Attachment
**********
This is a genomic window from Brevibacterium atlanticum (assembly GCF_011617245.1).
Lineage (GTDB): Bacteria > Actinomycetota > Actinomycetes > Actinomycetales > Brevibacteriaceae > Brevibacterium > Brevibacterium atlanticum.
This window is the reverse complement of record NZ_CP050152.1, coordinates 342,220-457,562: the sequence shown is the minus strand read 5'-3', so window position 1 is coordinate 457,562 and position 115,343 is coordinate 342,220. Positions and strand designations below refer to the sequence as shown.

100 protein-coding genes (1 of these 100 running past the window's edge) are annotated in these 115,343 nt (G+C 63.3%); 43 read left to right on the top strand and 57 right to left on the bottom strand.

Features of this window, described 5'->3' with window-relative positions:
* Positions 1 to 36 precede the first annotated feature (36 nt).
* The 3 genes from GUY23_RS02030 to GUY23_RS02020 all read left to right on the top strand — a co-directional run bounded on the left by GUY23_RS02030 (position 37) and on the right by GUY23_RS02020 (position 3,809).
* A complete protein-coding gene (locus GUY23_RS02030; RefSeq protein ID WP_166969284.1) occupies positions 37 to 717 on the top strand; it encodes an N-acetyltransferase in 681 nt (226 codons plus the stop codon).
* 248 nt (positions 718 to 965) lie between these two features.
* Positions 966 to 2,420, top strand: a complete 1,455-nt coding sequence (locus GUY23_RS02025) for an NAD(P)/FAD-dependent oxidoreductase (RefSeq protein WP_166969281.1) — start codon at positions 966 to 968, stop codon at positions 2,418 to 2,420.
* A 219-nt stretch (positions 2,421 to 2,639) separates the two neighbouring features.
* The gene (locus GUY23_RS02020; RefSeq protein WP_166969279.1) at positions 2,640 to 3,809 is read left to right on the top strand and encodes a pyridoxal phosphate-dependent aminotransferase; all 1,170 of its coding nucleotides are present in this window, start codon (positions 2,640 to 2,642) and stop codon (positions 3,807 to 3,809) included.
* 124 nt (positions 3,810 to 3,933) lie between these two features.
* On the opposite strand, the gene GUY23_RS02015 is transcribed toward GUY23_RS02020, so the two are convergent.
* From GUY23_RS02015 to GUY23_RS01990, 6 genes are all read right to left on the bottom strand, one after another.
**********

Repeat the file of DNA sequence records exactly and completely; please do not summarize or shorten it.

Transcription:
This is a genomic window from Brevibacterium atlanticum (assembly GCF_011617245.1).
Lineage (GTDB): Bacteria > Actinomycetota > Actinomycetes > Actinomycetales > Brevibacteriaceae > Brevibacterium > Brevibacterium atlanticum.
This window is the reverse complement of record NZ_CP050152.1, coordinates 342,220-457,562: the sequence shown is the minus strand read 5'-3', so window position 1 is coordinate 457,562 and position 115,343 is coordinate 342,220. Positions and strand designations below refer to the sequence as shown.

100 protein-coding genes (1 of these 100 running past the window's edge) are annotated in these 115,343 nt (G+C 63.3%); 43 read left to right on the top strand and 57 right to left on the bottom strand.

Features of this window, described 5'->3' with window-relative positions:
* Positions 1 to 36 precede the first annotated feature (36 nt).
* The 3 genes from GUY23_RS02030 to GUY23_RS02020 all read left to right on the top strand — a co-directional run bounded on the left by GUY23_RS02030 (position 37) and on the right by GUY23_RS02020 (position 3,809).
* A complete protein-coding gene (locus GUY23_RS02030; RefSeq protein ID WP_166969284.1) occupies positions 37 to 717 on the top strand; it encodes an N-acetyltransferase in 681 nt (226 codons plus the stop codon).
* 248 nt (positions 718 to 965) lie between these two features.
* Positions 966 to 2,420, top strand: a complete 1,455-nt coding sequence (locus GUY23_RS02025) for an NAD(P)/FAD-dependent oxidoreductase (RefSeq protein WP_166969281.1) — start codon at positions 966 to 968, stop codon at positions 2,418 to 2,420.
* A 219-nt stretch (positions 2,421 to 2,639) separates the two neighbouring features.
* The gene (locus GUY23_RS02020; RefSeq protein WP_166969279.1) at positions 2,640 to 3,809 is read left to right on the top strand and encodes a pyridoxal phosphate-dependent aminotransferase; all 1,170 of its coding nucleotides are present in this window, start codon (positions 2,640 to 2,642) and stop codon (positions 3,807 to 3,809) included.
* 124 nt (positions 3,810 to 3,933) lie between these two features.
* On the opposite strand, the gene GUY23_RS02015 is transcribed toward GUY23_RS02020, so the two are convergent.
* From GUY23_RS02015 to GUY23_RS01990, 6 genes are all read right to left on the bottom strand, one after another.